Fears for Wigan youngsters being part of "Generation Isolation" as they retreat to the bedroom post-pandemic
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A major new study into the social lives of children and young people aged 11 to 18 in England published by youth charity OnSide, shows that young people in the North West are navigating a world outside of school that is increasingly isolated and home-based, with limited opportunities for face-to-face socialising and making new friends.
Wigan Youth Zone, which is part of OnSide’s network of 14 Youth Zones, has reacted to the startling findings, emphasing the opportunities these centres give young people opportunities to socialise, make friends and build valuable life skills.
Generation Isolation finds that one in five young people (19 per cent) in England spends most of their free time alone – that’s almost a million young people (988,000) living isolated lives with 17 per cent in the North West.
Only 14 per in the North West said that they spent most of their free time in person with their friends.
Despite common misconceptions around how young people spend their time, 76 per cent spend most of their time at home with 49 per cent spending most of their free time in their bedroom while just two per cent spend most of their time hanging out on the street.
OnSide’s survey of 5,078 11 to 18-year-olds in England published in partnership with YouGov, builds a picture of young people struggling to socialise away from screens with 73 per cent of young people surveyed spending most of their free time on screens.
Over half of young people in the North say they are watching more streamed content now than before lockdown; 35 per cent of young people say they gaming more and 33 per cent are watching more TV.
Playing computer games is the most time-consuming leisure time activity for young people with 26 per cent spending most of their free time outside school doing this, followed by a further 26 per cent use their phones the most and 20 per cent watch streamed content.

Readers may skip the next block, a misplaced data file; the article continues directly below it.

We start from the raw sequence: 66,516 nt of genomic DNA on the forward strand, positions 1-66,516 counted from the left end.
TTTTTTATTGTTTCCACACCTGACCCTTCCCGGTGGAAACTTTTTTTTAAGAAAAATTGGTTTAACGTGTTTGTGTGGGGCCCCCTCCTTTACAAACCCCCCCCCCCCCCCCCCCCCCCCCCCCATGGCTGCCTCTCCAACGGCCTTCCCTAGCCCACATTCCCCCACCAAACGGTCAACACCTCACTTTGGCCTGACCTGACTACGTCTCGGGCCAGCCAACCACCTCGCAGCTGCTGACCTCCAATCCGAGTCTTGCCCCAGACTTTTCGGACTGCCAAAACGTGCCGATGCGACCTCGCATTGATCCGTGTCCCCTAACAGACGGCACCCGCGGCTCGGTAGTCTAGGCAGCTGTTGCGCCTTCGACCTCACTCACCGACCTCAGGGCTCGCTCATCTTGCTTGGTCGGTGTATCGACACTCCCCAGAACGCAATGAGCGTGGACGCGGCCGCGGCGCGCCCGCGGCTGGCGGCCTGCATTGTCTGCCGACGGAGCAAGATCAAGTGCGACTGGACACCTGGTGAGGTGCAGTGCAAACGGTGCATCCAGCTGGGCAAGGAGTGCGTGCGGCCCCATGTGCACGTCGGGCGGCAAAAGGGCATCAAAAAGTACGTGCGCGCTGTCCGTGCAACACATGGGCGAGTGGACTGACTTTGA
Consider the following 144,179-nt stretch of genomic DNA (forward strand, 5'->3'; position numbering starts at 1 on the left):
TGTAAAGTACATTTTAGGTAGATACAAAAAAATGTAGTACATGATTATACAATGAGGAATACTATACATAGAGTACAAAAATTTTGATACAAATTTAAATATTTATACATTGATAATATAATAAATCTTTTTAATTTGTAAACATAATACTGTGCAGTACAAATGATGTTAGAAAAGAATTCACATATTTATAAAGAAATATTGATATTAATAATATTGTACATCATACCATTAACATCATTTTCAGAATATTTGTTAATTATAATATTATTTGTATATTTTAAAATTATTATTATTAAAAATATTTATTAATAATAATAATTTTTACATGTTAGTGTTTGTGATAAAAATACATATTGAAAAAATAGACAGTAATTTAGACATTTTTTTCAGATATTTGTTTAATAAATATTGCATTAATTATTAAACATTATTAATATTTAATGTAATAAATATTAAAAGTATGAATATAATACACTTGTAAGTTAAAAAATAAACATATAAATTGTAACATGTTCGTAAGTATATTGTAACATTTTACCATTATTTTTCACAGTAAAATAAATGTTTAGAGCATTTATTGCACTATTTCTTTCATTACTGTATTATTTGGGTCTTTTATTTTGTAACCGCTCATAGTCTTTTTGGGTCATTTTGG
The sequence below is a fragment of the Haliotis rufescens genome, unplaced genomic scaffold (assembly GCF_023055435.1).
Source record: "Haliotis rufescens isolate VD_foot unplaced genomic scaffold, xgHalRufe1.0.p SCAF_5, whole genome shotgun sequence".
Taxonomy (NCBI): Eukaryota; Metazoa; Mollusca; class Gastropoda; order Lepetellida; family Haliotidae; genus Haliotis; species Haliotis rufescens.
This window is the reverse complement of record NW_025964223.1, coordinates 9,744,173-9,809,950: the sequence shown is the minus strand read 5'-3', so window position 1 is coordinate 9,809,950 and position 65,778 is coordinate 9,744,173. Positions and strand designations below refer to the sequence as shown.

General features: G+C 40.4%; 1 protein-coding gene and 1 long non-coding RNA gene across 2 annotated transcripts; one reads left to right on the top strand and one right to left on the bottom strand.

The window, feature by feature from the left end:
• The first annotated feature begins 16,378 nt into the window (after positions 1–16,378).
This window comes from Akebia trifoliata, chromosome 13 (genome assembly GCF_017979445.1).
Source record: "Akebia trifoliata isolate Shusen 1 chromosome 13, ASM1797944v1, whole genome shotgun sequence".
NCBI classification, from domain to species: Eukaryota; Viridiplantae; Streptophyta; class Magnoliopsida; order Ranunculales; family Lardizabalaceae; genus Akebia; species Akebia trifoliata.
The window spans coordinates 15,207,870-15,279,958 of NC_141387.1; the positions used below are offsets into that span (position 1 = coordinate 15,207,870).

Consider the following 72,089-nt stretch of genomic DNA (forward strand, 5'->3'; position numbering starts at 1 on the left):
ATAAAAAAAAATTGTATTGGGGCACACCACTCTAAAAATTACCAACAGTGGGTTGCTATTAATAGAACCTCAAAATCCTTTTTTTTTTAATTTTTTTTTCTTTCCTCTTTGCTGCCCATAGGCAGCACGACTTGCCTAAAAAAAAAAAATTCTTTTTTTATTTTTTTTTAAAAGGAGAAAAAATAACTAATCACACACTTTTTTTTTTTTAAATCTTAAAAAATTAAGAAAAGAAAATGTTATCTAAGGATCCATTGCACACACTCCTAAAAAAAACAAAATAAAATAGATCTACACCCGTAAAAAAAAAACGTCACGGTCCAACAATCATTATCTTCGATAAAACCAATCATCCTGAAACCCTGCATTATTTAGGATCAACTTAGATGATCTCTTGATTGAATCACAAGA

Generation Isolation shows that youth clubs like the Wigan Youth Zone play a vital role in enabling young people to build rich social lives, develop skills and build resilience.
Some 84 per cent of young people in the North West currently attending a youth centre say it has made a positive difference on their lives with 71 per cent saying it has given them new skills.
The Youth Zone’s head of youth work Nikki Varley, said: “Sadly, these stats are not surprising given current challenges our young are facing on systemic and personal levels.
"We are seeing a huge increase in screen addiction, sleep cycle difficulties, social anxiety, attention deficit and eating disorders.
"It is clear that the impact of the pandemic on young people’s emotional health and well-being will be felt for a long time to come.
"It’s why I believe so powerfully that youth services up and down the country such as those provided across the OnSide Network of Youth Zones, are so important – as together we are committed to being there for all young people who need support in the long term.
“Mental Health is a big priority for us. To help support the increasing need from young people we have trained staff and volunteers as Mental Health First Aiders along with one-to-one well-being workers every day of the week, thanks to the funding we received from The Prudence Trust.
"This means any young person needing support with issues relating to their emotional health and well-being, whether that be anxiety, depression or loneliness always has someone to talk to that can advise them, or signpost them to other partner support services to ensure they get the holistic support needed.”